OP’s posts: |
Elmo230885 Sat 04-Jul-20 18:58:55

Cluster feeding can be intense, and noone seems to warm you beforehand. Only thing you can do is get comfy, make sure you've got a drink and the TV remotes to hand and just go with it!

HanPanPeg Sat 04-Jul-20 19:08:11

I would have them checked for tongue tie - I had a constant feeder (tongue tied) and it’s just not sustainable - do they fall asleep after a couple of minutes on breast and then wake up and start again? Also I ended up with battered and bleeding nipples! After the tongue tie was dealt with feeding became easier and less intense (still need have cluster feeding but was not non-stop)

Russell19 Sat 04-Jul-20 19:10:16

Totally normal and it does get better OP! I felt like this for about 6 weeks then it started to get better.

HanPanPeg Sat 04-Jul-20 19:13:12

Oh and because our baby wasn’t getting enough (although also put weight back on) we did do top up feeds with formula BUT again after tongue tie was dealt with gradually stopped and went back to only breastfeeding - so what I mean to say is formula is fine (obviously) but I was worried switching would be the end of breastfeeding, and that is not the case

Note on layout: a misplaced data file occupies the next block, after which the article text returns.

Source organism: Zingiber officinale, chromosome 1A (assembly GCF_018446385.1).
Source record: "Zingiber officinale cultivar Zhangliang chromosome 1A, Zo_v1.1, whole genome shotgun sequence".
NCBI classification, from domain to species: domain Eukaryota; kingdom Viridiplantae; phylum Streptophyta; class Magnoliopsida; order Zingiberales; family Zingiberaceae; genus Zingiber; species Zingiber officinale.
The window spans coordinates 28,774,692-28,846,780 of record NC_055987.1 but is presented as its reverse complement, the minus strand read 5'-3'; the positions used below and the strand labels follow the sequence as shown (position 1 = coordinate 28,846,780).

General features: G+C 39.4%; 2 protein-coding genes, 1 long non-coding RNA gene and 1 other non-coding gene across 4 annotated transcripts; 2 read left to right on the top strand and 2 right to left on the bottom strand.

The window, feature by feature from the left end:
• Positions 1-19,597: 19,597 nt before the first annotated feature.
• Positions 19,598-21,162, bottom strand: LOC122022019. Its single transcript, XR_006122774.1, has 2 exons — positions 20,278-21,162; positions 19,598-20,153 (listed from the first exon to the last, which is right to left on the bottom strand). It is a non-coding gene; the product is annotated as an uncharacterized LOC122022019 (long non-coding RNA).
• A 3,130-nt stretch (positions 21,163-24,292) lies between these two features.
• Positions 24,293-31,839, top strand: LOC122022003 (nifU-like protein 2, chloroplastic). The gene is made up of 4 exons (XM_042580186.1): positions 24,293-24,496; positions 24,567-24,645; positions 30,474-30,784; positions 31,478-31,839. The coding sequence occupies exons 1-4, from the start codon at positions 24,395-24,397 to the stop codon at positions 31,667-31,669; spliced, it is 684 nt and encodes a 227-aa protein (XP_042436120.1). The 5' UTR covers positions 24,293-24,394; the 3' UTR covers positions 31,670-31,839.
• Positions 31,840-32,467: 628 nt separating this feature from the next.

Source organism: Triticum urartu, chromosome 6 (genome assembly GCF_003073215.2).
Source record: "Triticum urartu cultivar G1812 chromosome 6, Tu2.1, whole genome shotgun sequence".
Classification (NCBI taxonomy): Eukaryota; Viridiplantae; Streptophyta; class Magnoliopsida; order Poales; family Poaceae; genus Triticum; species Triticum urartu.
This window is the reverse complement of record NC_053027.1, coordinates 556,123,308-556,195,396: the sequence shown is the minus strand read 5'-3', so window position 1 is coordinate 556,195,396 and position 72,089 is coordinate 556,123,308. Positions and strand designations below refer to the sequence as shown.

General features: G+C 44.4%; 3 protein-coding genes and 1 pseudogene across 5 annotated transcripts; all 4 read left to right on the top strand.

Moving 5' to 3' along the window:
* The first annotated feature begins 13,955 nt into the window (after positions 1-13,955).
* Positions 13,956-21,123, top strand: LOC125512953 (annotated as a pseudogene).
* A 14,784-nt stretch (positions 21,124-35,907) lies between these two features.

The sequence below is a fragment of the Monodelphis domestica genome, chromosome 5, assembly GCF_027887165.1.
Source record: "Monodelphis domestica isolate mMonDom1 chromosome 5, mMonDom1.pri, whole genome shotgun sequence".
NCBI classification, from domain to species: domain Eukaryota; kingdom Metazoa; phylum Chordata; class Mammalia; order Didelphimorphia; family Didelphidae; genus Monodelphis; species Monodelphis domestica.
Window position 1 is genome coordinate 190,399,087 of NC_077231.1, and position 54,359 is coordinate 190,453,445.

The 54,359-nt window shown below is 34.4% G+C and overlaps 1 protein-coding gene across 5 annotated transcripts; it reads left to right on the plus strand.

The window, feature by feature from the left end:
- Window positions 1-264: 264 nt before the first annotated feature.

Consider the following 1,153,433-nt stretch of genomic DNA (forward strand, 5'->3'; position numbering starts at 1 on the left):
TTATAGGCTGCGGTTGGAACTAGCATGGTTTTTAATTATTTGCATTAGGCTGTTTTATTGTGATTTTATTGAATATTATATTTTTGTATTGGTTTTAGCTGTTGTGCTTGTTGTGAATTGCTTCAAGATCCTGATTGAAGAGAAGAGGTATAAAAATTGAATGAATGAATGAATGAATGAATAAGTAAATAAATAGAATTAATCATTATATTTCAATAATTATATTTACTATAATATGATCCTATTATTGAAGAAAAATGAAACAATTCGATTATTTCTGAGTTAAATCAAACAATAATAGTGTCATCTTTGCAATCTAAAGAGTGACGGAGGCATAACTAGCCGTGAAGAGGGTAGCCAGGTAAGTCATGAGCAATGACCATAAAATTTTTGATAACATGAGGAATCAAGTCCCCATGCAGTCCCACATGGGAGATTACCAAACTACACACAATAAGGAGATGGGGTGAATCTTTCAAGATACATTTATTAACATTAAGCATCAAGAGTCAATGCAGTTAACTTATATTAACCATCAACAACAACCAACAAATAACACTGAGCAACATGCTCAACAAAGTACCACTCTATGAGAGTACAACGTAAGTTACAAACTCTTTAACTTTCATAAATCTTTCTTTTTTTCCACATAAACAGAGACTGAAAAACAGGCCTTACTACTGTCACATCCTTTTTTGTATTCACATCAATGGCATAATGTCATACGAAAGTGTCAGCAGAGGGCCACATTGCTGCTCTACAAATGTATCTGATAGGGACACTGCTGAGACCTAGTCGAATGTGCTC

BertieBotts Sat 04-Jul-20 19:18:26

I don't think that literally constant feeds are totally normal actually, especially with the initial latch issues, that's two red flags there. I agree with the poster saying you should get him checked for tongue tie. I'd also want a feed observed by an experienced breastfeeding support person, which probably means not a health visitor or midwife. You don't just have to put up with this for however long.

Lockdownseperation Sat 04-Jul-20 19:21:39

Is your baby feeding all the time (listen for the swallowing) or sucking in their sleep. If babies are consistently feeding for an hour or more, as in every feed for several days/a week then you should get them checked for tongue tie.